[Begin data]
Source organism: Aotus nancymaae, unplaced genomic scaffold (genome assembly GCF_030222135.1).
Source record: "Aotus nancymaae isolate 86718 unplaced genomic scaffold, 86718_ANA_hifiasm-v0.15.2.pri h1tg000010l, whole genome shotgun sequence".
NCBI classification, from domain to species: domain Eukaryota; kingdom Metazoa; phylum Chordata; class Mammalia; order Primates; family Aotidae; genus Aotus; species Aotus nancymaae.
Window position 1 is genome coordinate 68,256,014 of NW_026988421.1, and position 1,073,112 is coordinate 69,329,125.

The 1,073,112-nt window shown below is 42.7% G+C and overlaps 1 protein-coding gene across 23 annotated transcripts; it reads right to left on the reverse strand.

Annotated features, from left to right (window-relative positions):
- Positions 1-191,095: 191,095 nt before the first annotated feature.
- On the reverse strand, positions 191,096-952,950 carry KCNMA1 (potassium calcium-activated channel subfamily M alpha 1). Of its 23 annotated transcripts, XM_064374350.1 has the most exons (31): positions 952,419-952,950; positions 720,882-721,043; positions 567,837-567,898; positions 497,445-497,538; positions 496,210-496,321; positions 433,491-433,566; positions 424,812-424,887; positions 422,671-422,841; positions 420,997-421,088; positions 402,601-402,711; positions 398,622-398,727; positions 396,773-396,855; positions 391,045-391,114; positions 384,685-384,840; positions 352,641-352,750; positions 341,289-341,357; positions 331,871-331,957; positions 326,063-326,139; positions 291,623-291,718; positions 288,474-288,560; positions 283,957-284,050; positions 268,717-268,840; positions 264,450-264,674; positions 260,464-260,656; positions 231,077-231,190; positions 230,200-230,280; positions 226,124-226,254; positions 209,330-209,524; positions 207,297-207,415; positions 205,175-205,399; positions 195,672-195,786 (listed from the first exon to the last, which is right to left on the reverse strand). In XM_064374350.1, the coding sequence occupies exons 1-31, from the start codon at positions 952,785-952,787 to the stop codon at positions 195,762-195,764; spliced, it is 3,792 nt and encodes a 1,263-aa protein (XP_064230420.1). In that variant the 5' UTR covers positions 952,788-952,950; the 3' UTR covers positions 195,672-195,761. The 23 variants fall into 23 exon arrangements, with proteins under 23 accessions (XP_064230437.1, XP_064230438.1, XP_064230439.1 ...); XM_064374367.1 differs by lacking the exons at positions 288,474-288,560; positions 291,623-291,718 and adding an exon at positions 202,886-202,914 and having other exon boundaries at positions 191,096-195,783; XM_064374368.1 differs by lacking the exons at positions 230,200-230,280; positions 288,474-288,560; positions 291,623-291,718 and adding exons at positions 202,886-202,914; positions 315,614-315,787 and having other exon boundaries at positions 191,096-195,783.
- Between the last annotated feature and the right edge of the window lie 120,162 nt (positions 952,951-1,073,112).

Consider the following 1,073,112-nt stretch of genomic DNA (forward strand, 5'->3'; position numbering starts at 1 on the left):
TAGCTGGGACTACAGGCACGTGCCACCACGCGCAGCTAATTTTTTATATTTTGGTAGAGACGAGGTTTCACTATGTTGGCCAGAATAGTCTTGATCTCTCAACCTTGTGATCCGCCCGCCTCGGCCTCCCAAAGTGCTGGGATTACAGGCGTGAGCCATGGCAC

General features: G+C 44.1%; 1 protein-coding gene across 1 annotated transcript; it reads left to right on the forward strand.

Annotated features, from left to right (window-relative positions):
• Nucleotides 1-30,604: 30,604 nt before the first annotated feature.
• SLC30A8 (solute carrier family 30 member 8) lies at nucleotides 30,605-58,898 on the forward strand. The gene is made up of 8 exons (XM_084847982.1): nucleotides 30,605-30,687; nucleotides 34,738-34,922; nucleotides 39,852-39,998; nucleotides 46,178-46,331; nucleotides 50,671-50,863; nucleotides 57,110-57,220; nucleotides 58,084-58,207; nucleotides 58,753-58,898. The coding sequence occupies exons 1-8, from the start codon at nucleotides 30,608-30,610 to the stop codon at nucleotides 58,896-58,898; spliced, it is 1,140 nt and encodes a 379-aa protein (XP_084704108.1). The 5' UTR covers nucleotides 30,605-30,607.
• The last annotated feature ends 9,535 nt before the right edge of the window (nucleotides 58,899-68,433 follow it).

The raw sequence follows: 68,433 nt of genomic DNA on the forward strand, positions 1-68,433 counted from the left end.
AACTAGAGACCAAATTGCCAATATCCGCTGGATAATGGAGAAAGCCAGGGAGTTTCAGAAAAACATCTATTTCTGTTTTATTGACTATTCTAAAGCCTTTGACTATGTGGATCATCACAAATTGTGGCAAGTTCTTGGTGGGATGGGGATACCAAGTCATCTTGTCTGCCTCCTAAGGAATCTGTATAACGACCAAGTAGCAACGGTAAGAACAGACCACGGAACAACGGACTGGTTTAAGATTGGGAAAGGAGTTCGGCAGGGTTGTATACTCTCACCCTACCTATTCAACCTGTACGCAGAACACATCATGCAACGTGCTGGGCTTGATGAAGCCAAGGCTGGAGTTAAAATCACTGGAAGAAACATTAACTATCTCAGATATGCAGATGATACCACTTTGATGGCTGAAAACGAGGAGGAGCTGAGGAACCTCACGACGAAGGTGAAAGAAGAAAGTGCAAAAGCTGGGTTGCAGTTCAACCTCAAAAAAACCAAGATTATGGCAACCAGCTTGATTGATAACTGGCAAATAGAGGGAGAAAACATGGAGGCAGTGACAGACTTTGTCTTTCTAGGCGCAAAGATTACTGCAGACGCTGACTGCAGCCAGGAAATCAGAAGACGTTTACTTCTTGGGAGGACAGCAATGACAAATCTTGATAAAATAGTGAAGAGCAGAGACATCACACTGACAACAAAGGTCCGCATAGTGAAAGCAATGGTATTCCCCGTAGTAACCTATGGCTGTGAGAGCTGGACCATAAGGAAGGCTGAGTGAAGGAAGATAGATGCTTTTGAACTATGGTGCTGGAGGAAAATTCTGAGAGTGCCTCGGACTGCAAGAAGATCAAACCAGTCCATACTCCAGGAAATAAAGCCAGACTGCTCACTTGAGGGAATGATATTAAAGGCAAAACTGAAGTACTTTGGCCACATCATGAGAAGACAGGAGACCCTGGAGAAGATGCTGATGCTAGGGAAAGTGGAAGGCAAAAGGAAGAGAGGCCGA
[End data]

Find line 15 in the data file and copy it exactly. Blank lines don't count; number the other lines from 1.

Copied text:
• SLC30A8 (solute carrier family 30 member 8) lies at nucleotides 30,605-58,898 on the forward strand. The gene is made up of 8 exons (XM_084847982.1): nucleotides 30,605-30,687; nucleotides 34,738-34,922; nucleotides 39,852-39,998; nucleotides 46,178-46,331; nucleotides 50,671-50,863; nucleotides 57,110-57,220; nucleotides 58,084-58,207; nucleotides 58,753-58,898. The coding sequence occupies exons 1-8, from the start codon at nucleotides 30,608-30,610 to the stop codon at nucleotides 58,896-58,898; spliced, it is 1,140 nt and encodes a 379-aa protein (XP_084704108.1). The 5' UTR covers nucleotides 30,605-30,607.